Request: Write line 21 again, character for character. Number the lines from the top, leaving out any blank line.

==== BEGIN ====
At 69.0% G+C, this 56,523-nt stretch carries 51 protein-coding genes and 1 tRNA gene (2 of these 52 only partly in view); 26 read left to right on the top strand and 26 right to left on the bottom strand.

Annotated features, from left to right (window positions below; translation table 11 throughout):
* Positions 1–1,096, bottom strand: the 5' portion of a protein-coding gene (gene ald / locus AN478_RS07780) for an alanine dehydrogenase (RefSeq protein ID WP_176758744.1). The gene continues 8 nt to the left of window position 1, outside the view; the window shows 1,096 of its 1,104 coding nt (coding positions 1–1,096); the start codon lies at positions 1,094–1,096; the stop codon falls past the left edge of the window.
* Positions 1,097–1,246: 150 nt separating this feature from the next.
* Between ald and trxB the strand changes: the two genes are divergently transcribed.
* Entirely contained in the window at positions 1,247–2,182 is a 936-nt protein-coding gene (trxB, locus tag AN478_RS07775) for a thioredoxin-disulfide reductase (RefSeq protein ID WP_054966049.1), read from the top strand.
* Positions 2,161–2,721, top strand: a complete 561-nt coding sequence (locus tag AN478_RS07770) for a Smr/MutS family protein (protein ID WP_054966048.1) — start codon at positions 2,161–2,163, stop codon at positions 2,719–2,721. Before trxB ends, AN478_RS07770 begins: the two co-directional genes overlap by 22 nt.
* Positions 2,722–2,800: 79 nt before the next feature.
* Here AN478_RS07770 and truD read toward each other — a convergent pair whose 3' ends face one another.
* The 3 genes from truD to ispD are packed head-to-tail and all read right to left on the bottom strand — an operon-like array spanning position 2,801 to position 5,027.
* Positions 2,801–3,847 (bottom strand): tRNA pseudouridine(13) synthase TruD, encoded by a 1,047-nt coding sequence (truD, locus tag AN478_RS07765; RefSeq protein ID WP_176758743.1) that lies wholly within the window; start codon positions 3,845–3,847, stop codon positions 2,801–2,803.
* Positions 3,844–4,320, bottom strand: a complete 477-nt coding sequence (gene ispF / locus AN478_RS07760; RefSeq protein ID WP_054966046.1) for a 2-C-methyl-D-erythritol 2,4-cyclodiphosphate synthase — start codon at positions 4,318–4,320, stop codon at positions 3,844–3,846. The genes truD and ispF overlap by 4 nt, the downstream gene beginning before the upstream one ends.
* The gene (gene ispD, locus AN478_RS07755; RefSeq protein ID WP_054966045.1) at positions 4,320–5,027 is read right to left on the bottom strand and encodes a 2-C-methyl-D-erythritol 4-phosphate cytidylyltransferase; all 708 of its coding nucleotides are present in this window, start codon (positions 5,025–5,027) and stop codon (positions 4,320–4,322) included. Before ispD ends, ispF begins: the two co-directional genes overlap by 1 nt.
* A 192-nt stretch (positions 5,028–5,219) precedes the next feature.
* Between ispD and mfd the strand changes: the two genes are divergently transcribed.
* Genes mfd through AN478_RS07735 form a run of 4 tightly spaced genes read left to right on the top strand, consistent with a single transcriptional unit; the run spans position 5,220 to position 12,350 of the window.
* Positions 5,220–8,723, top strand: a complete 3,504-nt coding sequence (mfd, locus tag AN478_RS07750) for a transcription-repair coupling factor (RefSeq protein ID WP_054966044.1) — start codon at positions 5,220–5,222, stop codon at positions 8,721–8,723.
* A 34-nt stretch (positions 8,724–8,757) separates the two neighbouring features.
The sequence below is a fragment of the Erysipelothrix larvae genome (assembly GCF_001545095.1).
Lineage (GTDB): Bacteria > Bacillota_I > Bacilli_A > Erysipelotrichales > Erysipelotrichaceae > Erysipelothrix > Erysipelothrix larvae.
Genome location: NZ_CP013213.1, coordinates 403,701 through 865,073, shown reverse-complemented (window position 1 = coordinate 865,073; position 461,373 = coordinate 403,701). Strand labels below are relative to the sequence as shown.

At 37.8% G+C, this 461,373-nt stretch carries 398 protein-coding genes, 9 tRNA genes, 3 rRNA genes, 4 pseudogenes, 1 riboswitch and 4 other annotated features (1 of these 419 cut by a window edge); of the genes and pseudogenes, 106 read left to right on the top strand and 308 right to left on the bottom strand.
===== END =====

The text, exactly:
Genome location: NZ_CP013213.1, coordinates 403,701 through 865,073, shown reverse-complemented (window position 1 = coordinate 865,073; position 461,373 = coordinate 403,701). Strand labels below are relative to the sequence as shown.